Sarah Winman, author of When God Was a Rabbit, answers Ten Terrifying Questions

by |March 7, 2011

The Booktopia Book Guru asks

Sarah Winman

author of When God Was a Rabbit,

Ten Terrifying Questions


1. To begin with why don’t you tell us a little bit about yourself – where were you born? Raised? Schooled?

I was born and raised and schooled in Essex – at the time, not the most inspiring suburb of London. But it was home, and I was brought up amongst genuine loving fun people.

2. What did you want to be when you were twelve, eighteen and thirty? And why?

Ski instructor, actor, writer. They represented who I felt I was at the time.

3. What strongly held belief did you have at eighteen that you do not have now?

That I would have gone to mime school and lived in Paris.

4. What were three works of art – book or painting or piece of music, etc – you can now say, had a great effect on you and influenced your own development as a writer?

Oh blimey – I can never do three – innumerable:

Music – Arvo Part. Bill Evans. Billie Holiday

Film: Annie Hall, The Godfather, A Matter of Life and Death.

Books: John Irving, Tim Winton, Toni Morrison.

Art: Madonna of the Rocks, Edward Hopper, Brassai – Paris by Night.

5. Considering the innumerable artistic avenues open to you, why did you choose to write a novel?

I acted before I wrote. They led on, one from the other.

6. Please tell us about your debut novel When God Was A Rabbit...

It’s a love story between a brother and sister – about secrets forged in childhood and the adult consequences of those secrets. It’s about the strength of family; about best friendship. It’s about loss and being able to start again.

(BBGuru: Read Toni Whitmont’s review here

Publisher’s synopsisWHEN GOD WAS A RABBIT is an incredibly exciting debut from an extraordinary new voice in fiction.

Spanning four decades, from 1968 onwards, this is the story of a fabulous but flawed family and the slew of ordinary and extraordinary incidents that shape their everyday lives. It is a story about childhood and growing up, loss of innocence, eccentricity, familial ties and friendships, love and life. Stripped down to its bare bones, it’s about the unbreakable bond between a brother and sister.)

7. What do you hope people take away with them after reading your work?

To feel stirred by something – to feel less lonely in the world.

8. Whom do you most admire in the realm of writing and why?

Toni Morrison, Jeanette Winterson, Sarah Waters, John Irving and Tim Winton. – Poetry, truth, heartbreak, craft, honesty, journey, integrity – a few reasons why I admire them.

9. Many artists set themselves very ambitious goals. What are yours?

To write another novel.

10. What advice do you give aspiring writers?

Believe in yourself. Believe in the story you want to tell. If you have only an hour to write, write. If you have a day, write. There will be many reasons not to write – identify them, be friends with them and then say goodbye to them.

Sarah, thank you for playing.

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About the Contributor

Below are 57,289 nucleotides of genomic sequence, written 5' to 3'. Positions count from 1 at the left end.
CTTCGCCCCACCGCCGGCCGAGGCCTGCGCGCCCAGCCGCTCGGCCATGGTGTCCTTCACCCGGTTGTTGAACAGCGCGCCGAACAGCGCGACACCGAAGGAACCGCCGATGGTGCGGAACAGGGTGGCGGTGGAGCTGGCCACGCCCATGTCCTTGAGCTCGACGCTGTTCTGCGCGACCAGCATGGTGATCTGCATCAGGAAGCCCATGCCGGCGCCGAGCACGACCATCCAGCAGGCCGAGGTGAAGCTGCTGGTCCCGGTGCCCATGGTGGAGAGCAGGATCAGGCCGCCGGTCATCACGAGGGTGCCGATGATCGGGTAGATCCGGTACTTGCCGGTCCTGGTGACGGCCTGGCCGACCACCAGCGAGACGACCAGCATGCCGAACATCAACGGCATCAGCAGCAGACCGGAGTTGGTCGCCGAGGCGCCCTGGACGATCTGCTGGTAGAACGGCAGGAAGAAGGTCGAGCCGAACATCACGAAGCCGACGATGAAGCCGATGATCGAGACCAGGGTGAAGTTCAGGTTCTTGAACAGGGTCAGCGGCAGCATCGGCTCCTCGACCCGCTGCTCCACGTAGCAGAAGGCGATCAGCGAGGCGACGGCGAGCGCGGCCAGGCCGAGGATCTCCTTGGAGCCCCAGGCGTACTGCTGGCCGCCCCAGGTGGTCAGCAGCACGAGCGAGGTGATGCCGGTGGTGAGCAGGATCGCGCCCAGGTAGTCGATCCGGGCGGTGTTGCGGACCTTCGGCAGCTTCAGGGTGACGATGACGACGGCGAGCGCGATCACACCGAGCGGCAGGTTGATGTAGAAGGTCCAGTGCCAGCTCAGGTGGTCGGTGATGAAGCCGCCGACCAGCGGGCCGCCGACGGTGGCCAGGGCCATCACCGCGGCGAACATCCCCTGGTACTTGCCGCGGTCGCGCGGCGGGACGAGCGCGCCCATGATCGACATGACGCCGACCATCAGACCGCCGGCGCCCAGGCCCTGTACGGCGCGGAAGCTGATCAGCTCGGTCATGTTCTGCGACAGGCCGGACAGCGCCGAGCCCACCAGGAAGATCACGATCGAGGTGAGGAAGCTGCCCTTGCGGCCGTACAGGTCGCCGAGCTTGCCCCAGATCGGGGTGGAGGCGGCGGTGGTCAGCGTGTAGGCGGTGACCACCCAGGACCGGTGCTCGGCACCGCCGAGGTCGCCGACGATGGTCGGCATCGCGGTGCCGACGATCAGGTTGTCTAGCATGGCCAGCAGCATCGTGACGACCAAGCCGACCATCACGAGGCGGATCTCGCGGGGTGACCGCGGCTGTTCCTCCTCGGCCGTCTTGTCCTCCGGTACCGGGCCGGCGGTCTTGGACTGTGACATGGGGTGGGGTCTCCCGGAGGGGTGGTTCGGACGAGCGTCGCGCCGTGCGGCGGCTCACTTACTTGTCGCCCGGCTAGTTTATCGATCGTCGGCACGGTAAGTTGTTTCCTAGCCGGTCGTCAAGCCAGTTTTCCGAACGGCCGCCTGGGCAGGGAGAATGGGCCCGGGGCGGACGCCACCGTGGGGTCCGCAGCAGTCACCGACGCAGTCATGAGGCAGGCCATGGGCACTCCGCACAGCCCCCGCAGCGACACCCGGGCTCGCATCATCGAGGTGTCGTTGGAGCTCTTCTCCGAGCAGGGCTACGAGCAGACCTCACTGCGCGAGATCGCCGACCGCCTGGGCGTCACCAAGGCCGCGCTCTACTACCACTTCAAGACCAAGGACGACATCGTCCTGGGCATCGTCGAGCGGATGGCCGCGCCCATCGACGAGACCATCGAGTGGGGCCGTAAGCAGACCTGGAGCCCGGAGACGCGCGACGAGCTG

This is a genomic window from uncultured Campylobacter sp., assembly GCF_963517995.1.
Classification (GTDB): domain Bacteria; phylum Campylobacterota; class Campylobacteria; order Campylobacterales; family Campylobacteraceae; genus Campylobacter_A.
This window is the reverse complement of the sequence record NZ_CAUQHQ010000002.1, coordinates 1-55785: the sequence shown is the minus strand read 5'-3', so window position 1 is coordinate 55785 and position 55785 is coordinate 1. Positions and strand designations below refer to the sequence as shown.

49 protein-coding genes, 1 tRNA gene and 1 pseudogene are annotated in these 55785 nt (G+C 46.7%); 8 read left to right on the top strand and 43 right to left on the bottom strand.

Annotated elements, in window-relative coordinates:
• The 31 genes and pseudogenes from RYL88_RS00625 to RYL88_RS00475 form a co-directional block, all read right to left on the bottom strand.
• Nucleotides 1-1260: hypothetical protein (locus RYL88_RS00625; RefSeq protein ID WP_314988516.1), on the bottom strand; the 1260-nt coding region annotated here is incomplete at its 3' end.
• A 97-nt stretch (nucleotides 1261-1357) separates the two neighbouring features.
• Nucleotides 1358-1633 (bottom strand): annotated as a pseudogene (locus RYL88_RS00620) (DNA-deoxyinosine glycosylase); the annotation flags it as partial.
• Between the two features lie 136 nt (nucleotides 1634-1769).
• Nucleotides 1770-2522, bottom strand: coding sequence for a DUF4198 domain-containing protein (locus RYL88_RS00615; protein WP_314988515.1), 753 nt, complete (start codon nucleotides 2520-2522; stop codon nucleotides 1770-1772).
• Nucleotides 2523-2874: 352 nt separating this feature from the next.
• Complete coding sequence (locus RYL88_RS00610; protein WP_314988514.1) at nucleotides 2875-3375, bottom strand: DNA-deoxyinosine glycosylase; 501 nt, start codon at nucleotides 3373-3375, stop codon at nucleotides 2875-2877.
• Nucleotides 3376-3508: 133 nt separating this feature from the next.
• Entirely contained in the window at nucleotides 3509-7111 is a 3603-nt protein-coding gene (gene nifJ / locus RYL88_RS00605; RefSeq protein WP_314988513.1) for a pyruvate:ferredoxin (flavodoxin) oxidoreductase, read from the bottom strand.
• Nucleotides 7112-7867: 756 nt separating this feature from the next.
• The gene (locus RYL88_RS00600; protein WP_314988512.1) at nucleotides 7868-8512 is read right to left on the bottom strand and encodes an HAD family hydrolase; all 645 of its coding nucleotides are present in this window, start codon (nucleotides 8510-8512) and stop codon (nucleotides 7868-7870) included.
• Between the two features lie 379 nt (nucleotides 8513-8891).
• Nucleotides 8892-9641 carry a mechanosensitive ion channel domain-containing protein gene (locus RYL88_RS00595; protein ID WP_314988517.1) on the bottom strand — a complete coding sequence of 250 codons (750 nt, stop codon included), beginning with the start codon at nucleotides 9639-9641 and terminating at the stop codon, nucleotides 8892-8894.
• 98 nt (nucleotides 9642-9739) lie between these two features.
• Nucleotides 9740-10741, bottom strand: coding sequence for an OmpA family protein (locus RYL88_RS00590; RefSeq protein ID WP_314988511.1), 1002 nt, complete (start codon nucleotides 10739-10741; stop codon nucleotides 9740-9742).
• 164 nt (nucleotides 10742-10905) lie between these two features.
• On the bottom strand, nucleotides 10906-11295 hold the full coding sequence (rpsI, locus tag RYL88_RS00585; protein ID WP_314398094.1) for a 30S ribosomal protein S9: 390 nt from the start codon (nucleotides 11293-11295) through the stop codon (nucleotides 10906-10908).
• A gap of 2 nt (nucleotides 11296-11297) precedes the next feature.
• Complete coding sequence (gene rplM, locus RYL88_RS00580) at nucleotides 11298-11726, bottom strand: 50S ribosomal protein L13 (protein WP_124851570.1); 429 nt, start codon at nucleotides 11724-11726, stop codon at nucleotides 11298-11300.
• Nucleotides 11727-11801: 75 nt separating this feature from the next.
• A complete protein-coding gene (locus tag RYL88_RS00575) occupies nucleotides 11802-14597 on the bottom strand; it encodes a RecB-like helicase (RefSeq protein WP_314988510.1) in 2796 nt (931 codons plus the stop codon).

While still in his twenties, John Purcell opened a second-hand bookshop in Mosman, Sydney, in which he sat for ten years reading, ranting and writing. Since then he has written, under a pseudonym, a series of very successful novels, interviewed hundreds of writers about their work, appeared at writers’ festivals, on TV (most bizarrely in comedian Luke McGregor’s documentary Luke Warm Sex) and has been featured in prominent newspapers and magazines. ​Now, as the Director of Books at, Australia’s largest online bookseller, he supports Australian writing in all its forms. He lives in Sydney with his wife, two children, three dogs, five cats, unnumbered gold fish and his overlarge book collection. His novel, The Girl on the Page, will be published by HarperCollins Australia in October, 2018.

Follow John: Twitter Website


  • deb cathery

    November 9, 2011 at 9:24 pm

    a truely wonderous book, it was just beautifully written, thank you sarah winman!!!!!! I loved it!!!!!! deb from hampton park australia

  • tja cordwell

    November 25, 2011 at 1:17 am

    i so enjoyed this book. It had an unexpected effect on my emotions and responses. I felt it was multi-layered and had a hidden depth that may or may not have been intentional… in that i felt it not only gave hope that yes we have the power to change things etc…. which we hear every day!! but also a kind of challenge to inevitablility and expectations (especially morbid ones) which i feel sure we all have to varying degrees. This was highlighted especially in the way the coconut which landed on Arthur’s head which was an ‘inevitable’ actually… hmmm did not kill fact it did him a favour. It really made me look between the lines and have a different perspecitive. Thank you Sarah!!
    Kind Regards – Tia

  • Denise Ryback

    December 15, 2011 at 5:03 am

    Sarah, many members of my book club wondered if you intended any symbolism in When God was a Rabbit? We all loved the book and it received the highest overall rating of any book we have rated in our three years of going strong. Thank you for encouraging deep conversation and discussion! Denise.

  • Renee Tanburn

    February 23, 2012 at 9:49 pm

    Perhaps it is essential to the story not to know what happend between Ellie and Mr. Golan when she was 6 – but I would still like to know!.

  • Aria

    March 13, 2016 at 12:04 pm

    I loved the book, but there were too many ” she said, he said”.
    Also,it is grammatically incorrect to say ” it made my brother and I nauseous”.

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